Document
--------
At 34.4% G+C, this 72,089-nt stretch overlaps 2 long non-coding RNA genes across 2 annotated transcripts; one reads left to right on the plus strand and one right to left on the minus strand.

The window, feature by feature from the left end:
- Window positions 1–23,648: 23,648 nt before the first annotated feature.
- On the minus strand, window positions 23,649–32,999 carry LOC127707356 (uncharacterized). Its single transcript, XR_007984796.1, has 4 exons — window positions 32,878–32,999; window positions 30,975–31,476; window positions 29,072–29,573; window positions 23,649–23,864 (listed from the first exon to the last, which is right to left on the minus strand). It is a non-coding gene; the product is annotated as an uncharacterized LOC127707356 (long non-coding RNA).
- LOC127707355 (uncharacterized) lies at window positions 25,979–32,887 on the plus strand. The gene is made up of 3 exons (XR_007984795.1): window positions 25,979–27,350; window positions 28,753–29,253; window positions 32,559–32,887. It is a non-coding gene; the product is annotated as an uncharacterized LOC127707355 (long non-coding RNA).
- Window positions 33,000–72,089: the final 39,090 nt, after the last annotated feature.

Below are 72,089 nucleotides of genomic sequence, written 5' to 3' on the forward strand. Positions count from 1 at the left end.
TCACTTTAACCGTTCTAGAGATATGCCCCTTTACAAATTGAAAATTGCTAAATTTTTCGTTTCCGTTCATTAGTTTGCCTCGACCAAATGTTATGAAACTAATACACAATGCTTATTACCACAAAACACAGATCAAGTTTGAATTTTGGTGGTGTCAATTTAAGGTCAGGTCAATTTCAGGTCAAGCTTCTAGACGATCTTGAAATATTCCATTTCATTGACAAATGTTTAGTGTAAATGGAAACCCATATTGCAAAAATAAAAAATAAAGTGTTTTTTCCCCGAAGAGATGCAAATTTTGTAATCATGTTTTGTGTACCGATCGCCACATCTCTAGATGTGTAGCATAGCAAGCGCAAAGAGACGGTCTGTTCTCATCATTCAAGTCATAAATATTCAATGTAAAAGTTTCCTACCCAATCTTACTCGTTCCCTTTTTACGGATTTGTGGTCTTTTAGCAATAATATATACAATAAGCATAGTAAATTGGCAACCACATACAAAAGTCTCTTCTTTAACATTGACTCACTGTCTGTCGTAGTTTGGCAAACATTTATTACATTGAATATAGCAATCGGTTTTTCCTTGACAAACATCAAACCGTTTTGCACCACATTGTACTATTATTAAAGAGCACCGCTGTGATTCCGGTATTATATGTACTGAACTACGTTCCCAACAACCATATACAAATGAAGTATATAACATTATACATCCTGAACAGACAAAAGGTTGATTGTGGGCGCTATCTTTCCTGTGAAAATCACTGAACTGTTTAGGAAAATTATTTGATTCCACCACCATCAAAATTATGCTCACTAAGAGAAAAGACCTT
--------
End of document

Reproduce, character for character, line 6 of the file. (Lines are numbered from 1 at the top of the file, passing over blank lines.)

- Window positions 33,000–72,089: the final 39,090 nt, after the last annotated feature.